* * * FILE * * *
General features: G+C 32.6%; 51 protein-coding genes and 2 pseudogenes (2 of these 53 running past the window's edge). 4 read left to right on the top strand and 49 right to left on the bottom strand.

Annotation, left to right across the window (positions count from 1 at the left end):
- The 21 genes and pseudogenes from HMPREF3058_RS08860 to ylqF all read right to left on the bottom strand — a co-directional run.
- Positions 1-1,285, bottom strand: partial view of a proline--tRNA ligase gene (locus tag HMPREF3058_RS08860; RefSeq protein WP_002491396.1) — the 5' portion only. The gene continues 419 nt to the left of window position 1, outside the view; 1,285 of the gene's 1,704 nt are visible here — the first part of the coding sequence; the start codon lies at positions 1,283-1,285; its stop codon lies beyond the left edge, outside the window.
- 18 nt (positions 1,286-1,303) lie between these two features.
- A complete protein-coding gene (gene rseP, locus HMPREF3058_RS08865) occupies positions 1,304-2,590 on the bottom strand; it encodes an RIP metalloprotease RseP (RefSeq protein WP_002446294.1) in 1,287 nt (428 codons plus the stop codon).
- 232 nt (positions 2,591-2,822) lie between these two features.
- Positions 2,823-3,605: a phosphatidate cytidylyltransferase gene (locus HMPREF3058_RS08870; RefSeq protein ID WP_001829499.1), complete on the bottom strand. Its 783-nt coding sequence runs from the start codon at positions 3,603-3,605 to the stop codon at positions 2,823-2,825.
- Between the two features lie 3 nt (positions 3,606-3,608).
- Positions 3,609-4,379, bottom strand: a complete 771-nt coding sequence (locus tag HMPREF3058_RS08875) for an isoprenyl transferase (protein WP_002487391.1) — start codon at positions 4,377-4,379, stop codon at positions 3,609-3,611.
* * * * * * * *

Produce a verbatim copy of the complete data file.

General features: G+C 32.6%; 51 protein-coding genes and 2 pseudogenes (2 of these 53 running past the window's edge). 4 read left to right on the top strand and 49 right to left on the bottom strand.

Annotation, left to right across the window (positions count from 1 at the left end):
- The 21 genes and pseudogenes from HMPREF3058_RS08860 to ylqF all read right to left on the bottom strand — a co-directional run.
- Positions 1-1,285, bottom strand: partial view of a proline--tRNA ligase gene (locus tag HMPREF3058_RS08860; RefSeq protein WP_002491396.1) — the 5' portion only. The gene continues 419 nt to the left of window position 1, outside the view; 1,285 of the gene's 1,704 nt are visible here — the first part of the coding sequence; the start codon lies at positions 1,283-1,285; its stop codon lies beyond the left edge, outside the window.
- 18 nt (positions 1,286-1,303) lie between these two features.
- A complete protein-coding gene (gene rseP, locus HMPREF3058_RS08865) occupies positions 1,304-2,590 on the bottom strand; it encodes an RIP metalloprotease RseP (RefSeq protein WP_002446294.1) in 1,287 nt (428 codons plus the stop codon).
- 232 nt (positions 2,591-2,822) lie between these two features.
- Positions 2,823-3,605: a phosphatidate cytidylyltransferase gene (locus HMPREF3058_RS08870; RefSeq protein ID WP_001829499.1), complete on the bottom strand. Its 783-nt coding sequence runs from the start codon at positions 3,603-3,605 to the stop codon at positions 2,823-2,825.
- Between the two features lie 3 nt (positions 3,606-3,608).
- Positions 3,609-4,379, bottom strand: a complete 771-nt coding sequence (locus tag HMPREF3058_RS08875) for an isoprenyl transferase (protein WP_002487391.1) — start codon at positions 4,377-4,379, stop codon at positions 3,609-3,611.